• Policy developments in GB and other European countries have the potential to fundamentally alter the underlying economics on which current de-rating factors are based, for example, the introduction of Capacity Markets in other European countries means that interconnectors could be “over-committed” in two different markets. The 500 MW East-West interconnector is de-rated at 59% in the UK and 46.9% in Ireland – if it is exactly meeting its obligations in Ireland by delivering 46.9% of total capacity, its contribution to GB supply will be negative: an outflow of 46.9% of total capacity, which is a substantial 105.9% (529.5MW) in deficit on its GB obligations. Differences in capacity market penalty regimes have the potential to distort interconnector behaviour during correlated stress events, while trade between Transmission System Operators in interconnected markets adds a further layer of uncertainty.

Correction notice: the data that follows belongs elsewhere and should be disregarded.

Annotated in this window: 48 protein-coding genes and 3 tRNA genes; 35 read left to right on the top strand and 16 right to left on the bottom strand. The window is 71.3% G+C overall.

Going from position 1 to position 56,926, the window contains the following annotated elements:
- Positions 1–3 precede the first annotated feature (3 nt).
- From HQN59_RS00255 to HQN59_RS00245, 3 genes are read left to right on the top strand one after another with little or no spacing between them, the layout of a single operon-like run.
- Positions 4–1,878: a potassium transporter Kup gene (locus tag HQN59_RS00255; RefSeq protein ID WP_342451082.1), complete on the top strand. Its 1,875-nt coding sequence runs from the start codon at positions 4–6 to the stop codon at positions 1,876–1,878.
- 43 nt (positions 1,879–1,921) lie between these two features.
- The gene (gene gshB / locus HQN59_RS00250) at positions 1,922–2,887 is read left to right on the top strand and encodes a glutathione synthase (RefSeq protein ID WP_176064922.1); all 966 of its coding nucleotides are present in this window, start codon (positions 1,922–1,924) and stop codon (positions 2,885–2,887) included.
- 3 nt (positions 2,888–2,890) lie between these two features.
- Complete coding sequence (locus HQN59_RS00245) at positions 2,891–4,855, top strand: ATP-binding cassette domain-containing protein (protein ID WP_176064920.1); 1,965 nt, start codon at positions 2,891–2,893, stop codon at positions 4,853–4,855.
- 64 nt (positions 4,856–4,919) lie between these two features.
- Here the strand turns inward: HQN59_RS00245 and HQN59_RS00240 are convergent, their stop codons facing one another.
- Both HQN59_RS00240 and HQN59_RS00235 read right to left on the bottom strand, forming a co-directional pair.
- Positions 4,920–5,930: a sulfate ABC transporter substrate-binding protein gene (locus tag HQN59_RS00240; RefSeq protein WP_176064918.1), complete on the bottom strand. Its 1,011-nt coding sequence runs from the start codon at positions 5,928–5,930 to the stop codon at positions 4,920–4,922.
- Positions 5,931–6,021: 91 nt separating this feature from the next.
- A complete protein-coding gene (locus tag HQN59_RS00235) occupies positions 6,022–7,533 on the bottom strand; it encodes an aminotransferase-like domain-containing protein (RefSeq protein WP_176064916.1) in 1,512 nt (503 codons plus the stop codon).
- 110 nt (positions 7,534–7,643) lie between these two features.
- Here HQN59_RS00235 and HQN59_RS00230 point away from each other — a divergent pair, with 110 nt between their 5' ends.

• Increased reliance on renewables exacerbates the impact of low-wind periods across Europe – plausible future scenarios involving faster-than-anticipated renewables build-out, correlated renewables output, and higher interconnection between countries with correlated demand all compromise security of supply in GB.

  • Higher levels of interconnection call for lower de-ratings as the additional marginal unit of interconnection contributes less to security of supply. The existence of more interconnectors increases the likelihood of unexpected exports during periods of system tightness.

  • The risks described above are not independent, increasing the uncertainty around the ability of interconnectors to deliver during stress events. In plausible scenarios combining low wind output, high demand, and a harmonised carbon price, interconnector flows could easily fall to zero, or become negative (ie exporting).